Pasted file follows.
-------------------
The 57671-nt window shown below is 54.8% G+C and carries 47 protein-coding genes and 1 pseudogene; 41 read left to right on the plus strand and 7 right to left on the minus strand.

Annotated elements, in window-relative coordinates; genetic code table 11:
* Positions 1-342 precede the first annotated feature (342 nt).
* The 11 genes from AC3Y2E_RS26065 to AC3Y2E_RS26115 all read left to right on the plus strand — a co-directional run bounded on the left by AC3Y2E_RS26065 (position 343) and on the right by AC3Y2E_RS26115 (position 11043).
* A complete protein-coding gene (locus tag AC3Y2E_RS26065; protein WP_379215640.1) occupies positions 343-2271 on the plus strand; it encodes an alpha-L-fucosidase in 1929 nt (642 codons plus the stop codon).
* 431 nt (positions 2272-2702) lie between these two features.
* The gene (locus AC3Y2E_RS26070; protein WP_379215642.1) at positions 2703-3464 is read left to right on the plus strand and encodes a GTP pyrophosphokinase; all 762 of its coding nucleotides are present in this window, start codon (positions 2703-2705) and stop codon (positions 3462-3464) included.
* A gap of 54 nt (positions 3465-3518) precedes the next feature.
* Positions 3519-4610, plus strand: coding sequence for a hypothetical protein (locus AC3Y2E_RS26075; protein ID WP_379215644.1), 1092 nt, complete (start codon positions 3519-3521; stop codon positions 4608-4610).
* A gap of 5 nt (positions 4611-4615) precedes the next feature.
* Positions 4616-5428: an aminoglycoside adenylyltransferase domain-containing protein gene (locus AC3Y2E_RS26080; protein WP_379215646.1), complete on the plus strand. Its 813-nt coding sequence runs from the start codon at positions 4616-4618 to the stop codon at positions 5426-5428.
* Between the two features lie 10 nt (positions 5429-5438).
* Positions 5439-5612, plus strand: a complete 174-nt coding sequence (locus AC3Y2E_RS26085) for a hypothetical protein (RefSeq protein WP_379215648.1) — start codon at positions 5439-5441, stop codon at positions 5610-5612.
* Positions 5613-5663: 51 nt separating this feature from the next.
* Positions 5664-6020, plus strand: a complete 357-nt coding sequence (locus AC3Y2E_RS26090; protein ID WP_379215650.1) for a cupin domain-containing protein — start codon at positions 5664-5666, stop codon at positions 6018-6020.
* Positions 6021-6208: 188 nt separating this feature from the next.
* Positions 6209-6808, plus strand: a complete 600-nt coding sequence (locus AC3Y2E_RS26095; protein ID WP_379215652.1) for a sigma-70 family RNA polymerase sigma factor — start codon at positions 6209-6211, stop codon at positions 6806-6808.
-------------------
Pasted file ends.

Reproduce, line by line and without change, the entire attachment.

The 57671-nt window shown below is 54.8% G+C and carries 47 protein-coding genes and 1 pseudogene; 41 read left to right on the plus strand and 7 right to left on the minus strand.

Annotated elements, in window-relative coordinates; genetic code table 11:
* Positions 1-342 precede the first annotated feature (342 nt).
* The 11 genes from AC3Y2E_RS26065 to AC3Y2E_RS26115 all read left to right on the plus strand — a co-directional run bounded on the left by AC3Y2E_RS26065 (position 343) and on the right by AC3Y2E_RS26115 (position 11043).
* A complete protein-coding gene (locus tag AC3Y2E_RS26065; protein WP_379215640.1) occupies positions 343-2271 on the plus strand; it encodes an alpha-L-fucosidase in 1929 nt (642 codons plus the stop codon).
* 431 nt (positions 2272-2702) lie between these two features.
* The gene (locus AC3Y2E_RS26070; protein WP_379215642.1) at positions 2703-3464 is read left to right on the plus strand and encodes a GTP pyrophosphokinase; all 762 of its coding nucleotides are present in this window, start codon (positions 2703-2705) and stop codon (positions 3462-3464) included.
* A gap of 54 nt (positions 3465-3518) precedes the next feature.
* Positions 3519-4610, plus strand: coding sequence for a hypothetical protein (locus AC3Y2E_RS26075; protein ID WP_379215644.1), 1092 nt, complete (start codon positions 3519-3521; stop codon positions 4608-4610).
* A gap of 5 nt (positions 4611-4615) precedes the next feature.
* Positions 4616-5428: an aminoglycoside adenylyltransferase domain-containing protein gene (locus AC3Y2E_RS26080; protein WP_379215646.1), complete on the plus strand. Its 813-nt coding sequence runs from the start codon at positions 4616-4618 to the stop codon at positions 5426-5428.
* Between the two features lie 10 nt (positions 5429-5438).
* Positions 5439-5612, plus strand: a complete 174-nt coding sequence (locus AC3Y2E_RS26085) for a hypothetical protein (RefSeq protein WP_379215648.1) — start codon at positions 5439-5441, stop codon at positions 5610-5612.
* Positions 5613-5663: 51 nt separating this feature from the next.
* Positions 5664-6020, plus strand: a complete 357-nt coding sequence (locus AC3Y2E_RS26090; protein ID WP_379215650.1) for a cupin domain-containing protein — start codon at positions 5664-5666, stop codon at positions 6018-6020.
* Positions 6021-6208: 188 nt separating this feature from the next.
* Positions 6209-6808, plus strand: a complete 600-nt coding sequence (locus AC3Y2E_RS26095; protein ID WP_379215652.1) for a sigma-70 family RNA polymerase sigma factor — start codon at positions 6209-6211, stop codon at positions 6806-6808.